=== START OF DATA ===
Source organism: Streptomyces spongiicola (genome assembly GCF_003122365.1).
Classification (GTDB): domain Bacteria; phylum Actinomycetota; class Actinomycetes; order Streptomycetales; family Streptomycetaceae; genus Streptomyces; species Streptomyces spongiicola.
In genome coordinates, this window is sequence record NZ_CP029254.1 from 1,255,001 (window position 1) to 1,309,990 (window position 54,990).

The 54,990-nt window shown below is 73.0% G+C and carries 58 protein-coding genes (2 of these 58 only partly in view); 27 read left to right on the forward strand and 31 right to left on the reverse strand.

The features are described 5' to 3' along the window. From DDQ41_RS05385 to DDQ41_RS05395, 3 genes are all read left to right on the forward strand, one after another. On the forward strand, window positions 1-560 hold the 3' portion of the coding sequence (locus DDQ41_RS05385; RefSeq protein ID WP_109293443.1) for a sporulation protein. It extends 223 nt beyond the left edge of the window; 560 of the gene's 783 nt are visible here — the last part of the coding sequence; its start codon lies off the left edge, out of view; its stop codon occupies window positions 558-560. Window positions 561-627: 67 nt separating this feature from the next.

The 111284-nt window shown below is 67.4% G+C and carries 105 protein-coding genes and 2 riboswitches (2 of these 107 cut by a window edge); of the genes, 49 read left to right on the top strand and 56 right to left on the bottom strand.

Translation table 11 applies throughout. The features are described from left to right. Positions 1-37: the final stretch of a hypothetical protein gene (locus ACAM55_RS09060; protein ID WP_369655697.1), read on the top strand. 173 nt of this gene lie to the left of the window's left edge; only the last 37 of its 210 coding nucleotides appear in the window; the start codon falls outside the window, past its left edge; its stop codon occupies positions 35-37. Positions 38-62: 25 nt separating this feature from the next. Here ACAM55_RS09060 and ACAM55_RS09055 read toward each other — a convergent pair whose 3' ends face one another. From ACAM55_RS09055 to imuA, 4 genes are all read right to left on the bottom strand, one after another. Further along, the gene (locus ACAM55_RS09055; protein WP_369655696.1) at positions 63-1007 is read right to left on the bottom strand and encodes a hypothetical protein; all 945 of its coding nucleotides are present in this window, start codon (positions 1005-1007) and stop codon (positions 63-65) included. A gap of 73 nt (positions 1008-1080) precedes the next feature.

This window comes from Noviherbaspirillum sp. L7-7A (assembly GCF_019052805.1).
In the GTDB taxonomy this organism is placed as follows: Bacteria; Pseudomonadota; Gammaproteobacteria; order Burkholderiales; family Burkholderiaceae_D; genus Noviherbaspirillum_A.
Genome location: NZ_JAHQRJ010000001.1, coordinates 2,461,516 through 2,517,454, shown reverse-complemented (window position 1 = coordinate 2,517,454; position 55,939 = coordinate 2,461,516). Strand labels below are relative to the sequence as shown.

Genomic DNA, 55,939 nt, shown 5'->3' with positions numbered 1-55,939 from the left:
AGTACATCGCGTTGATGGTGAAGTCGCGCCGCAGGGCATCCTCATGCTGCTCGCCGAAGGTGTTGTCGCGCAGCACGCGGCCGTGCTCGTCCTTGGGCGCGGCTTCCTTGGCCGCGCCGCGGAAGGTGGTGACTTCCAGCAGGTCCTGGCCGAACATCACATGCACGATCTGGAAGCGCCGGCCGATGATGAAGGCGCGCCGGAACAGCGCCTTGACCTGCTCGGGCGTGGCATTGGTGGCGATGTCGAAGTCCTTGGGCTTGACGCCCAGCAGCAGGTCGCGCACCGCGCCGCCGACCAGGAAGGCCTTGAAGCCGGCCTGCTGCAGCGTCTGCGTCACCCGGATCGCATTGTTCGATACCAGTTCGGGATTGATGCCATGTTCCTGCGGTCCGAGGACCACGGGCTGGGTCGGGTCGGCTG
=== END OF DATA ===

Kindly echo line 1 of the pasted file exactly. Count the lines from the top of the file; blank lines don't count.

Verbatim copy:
Source organism: Streptomyces spongiicola (genome assembly GCF_003122365.1).